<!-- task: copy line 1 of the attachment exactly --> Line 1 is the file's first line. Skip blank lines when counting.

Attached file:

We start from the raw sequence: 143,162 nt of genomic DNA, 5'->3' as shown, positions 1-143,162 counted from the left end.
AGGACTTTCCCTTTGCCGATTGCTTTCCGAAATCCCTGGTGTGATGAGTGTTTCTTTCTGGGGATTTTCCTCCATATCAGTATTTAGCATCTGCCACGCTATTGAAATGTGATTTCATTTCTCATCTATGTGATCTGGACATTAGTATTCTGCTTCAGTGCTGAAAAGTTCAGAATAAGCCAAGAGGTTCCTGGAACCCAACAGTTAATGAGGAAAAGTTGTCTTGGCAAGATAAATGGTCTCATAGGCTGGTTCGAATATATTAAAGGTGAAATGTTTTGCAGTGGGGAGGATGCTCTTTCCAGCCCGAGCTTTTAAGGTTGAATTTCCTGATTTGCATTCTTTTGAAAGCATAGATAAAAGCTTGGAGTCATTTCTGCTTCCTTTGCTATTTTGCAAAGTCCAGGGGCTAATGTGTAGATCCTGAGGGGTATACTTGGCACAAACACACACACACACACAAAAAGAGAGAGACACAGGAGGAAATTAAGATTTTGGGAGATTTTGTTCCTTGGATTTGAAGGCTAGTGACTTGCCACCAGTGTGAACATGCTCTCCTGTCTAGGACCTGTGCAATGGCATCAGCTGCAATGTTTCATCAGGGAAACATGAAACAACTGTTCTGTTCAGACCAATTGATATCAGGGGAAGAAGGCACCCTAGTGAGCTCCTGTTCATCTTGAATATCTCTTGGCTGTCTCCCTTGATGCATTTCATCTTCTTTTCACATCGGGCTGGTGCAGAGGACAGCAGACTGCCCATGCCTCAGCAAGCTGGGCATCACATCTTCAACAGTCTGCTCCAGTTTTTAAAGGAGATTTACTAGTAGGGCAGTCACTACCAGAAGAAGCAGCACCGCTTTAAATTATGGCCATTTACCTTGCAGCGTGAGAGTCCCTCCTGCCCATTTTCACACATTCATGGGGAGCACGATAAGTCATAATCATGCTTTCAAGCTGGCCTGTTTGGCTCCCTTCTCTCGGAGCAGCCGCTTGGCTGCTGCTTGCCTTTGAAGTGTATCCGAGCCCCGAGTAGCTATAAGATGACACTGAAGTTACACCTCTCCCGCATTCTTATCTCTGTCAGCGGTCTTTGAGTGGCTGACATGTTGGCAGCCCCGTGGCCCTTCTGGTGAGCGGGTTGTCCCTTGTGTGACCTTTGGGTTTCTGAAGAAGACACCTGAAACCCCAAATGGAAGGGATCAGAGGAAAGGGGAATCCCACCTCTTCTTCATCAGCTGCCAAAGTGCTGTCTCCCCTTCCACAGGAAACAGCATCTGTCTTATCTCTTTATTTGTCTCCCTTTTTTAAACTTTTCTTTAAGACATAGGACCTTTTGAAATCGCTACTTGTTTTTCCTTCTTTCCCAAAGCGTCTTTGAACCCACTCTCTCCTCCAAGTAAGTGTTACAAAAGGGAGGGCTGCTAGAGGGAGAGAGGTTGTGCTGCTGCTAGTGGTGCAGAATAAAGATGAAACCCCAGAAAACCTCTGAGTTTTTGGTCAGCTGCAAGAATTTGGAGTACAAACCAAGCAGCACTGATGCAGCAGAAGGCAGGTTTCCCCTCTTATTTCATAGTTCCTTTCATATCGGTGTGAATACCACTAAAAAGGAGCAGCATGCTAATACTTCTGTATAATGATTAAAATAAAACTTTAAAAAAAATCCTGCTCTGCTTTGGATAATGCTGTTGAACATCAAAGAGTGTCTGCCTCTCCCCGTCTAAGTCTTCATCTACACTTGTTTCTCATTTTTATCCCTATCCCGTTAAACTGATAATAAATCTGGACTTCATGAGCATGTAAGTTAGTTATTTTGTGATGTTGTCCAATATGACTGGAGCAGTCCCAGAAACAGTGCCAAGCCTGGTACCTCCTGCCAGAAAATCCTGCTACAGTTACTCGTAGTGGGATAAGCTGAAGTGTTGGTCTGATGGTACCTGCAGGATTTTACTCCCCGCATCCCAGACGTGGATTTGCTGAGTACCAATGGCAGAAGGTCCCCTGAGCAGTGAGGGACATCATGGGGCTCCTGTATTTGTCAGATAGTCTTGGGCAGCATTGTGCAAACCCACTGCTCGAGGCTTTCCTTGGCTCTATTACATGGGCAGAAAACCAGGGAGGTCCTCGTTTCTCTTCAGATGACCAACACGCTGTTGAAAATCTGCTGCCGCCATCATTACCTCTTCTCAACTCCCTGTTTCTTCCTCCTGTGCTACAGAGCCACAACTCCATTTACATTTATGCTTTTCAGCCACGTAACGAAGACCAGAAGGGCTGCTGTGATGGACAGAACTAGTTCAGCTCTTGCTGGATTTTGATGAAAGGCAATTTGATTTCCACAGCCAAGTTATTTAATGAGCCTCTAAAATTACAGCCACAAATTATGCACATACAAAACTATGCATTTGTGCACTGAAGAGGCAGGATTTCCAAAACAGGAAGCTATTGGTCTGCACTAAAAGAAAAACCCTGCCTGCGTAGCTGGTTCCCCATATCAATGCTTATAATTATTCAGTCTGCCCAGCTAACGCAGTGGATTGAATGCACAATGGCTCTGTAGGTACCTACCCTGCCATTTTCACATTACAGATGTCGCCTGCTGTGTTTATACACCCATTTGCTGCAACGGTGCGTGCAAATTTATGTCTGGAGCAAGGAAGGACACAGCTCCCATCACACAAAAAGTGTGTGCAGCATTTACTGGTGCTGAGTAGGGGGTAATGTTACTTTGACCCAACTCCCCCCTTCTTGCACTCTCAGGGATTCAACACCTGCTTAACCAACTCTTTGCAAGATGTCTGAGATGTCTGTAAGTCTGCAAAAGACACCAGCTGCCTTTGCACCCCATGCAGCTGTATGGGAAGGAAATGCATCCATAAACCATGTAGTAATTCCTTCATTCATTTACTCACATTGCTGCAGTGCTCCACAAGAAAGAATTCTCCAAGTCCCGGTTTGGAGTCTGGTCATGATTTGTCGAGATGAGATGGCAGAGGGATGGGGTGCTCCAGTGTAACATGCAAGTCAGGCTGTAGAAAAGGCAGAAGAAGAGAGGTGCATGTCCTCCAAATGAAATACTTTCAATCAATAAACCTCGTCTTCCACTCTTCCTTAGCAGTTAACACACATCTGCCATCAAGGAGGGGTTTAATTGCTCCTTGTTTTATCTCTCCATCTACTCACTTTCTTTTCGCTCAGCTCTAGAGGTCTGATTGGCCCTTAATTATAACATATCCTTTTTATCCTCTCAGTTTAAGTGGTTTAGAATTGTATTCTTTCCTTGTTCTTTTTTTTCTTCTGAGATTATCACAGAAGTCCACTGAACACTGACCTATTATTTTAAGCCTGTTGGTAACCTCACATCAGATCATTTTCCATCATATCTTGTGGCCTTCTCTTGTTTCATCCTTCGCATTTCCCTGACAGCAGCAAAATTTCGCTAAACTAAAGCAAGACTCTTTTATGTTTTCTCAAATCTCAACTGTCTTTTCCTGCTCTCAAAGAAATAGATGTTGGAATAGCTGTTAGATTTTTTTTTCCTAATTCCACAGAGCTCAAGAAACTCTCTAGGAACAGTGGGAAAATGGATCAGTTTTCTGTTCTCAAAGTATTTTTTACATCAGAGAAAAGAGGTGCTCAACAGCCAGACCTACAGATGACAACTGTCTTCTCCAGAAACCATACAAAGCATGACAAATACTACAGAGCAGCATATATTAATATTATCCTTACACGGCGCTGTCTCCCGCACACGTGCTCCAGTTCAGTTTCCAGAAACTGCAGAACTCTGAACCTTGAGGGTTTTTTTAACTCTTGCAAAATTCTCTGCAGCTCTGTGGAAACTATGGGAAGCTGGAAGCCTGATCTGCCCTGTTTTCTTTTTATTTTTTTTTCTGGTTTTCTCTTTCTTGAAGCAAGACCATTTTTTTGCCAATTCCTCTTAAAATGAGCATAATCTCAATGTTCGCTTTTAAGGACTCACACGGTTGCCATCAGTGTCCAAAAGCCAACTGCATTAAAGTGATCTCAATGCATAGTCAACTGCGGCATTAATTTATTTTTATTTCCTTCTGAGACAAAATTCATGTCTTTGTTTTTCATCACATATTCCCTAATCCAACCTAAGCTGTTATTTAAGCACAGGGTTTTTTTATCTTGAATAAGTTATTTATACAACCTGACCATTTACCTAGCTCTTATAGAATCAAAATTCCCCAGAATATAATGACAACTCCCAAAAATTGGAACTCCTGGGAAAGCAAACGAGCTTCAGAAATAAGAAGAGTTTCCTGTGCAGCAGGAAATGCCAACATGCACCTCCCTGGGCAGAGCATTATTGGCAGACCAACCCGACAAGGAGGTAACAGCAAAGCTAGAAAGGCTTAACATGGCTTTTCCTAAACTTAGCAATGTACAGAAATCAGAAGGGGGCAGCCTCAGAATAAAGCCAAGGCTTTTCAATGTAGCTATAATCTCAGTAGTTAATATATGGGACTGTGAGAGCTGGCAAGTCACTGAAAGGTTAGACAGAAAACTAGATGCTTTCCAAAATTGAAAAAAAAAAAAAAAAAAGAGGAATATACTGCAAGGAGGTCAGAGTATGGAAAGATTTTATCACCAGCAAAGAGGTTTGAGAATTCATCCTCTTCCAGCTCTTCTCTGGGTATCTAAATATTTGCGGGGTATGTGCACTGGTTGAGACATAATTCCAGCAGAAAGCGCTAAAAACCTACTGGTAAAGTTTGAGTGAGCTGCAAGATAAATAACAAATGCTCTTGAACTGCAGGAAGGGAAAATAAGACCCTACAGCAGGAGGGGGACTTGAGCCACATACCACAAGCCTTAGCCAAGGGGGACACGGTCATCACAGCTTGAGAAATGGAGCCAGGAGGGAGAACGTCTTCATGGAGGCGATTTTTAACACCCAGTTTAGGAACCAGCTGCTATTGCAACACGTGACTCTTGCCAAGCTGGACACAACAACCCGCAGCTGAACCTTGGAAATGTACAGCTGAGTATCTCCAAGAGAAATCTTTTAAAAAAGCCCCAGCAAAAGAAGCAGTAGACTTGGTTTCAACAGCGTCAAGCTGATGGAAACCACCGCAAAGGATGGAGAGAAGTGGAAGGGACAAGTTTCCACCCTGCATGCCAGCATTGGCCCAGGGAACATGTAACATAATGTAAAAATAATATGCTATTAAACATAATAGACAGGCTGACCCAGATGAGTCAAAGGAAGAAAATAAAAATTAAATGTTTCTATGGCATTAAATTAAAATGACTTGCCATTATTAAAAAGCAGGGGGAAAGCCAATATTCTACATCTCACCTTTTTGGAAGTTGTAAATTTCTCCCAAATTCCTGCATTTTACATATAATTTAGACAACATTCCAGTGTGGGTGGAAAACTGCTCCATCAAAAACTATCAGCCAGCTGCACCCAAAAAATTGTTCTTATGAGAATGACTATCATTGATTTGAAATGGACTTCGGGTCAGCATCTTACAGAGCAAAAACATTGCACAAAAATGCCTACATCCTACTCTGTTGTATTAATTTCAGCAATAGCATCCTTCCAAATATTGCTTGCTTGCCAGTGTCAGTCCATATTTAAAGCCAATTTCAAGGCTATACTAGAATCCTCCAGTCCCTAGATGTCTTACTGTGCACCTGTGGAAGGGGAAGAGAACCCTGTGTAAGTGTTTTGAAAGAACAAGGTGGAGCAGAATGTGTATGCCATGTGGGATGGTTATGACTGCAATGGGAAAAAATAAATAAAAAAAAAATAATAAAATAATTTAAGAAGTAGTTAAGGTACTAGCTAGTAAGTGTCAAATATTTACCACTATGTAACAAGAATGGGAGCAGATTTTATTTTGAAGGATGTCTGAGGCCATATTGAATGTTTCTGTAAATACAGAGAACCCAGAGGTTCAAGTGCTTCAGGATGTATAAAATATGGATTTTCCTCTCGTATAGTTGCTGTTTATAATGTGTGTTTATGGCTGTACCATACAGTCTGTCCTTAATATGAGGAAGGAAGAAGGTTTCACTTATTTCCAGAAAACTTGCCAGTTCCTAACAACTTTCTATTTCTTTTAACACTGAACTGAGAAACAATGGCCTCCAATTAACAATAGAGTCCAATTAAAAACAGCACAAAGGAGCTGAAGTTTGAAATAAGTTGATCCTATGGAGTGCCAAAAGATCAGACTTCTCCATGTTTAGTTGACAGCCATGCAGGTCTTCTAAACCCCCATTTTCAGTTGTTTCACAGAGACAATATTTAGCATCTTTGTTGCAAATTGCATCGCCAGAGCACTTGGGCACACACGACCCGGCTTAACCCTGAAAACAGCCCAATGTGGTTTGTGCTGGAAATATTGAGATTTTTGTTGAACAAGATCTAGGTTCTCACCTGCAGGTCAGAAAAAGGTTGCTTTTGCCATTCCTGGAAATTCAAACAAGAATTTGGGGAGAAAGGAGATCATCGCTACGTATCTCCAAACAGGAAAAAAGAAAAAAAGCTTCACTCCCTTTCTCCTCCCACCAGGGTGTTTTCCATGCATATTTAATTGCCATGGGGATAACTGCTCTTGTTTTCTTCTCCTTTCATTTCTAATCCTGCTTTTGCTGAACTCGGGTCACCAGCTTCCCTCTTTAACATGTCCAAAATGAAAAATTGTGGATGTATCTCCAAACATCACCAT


We start from the raw sequence: 143,162 nt of genomic DNA, 5'->3' as shown, positions 1-143,162 counted from the left end.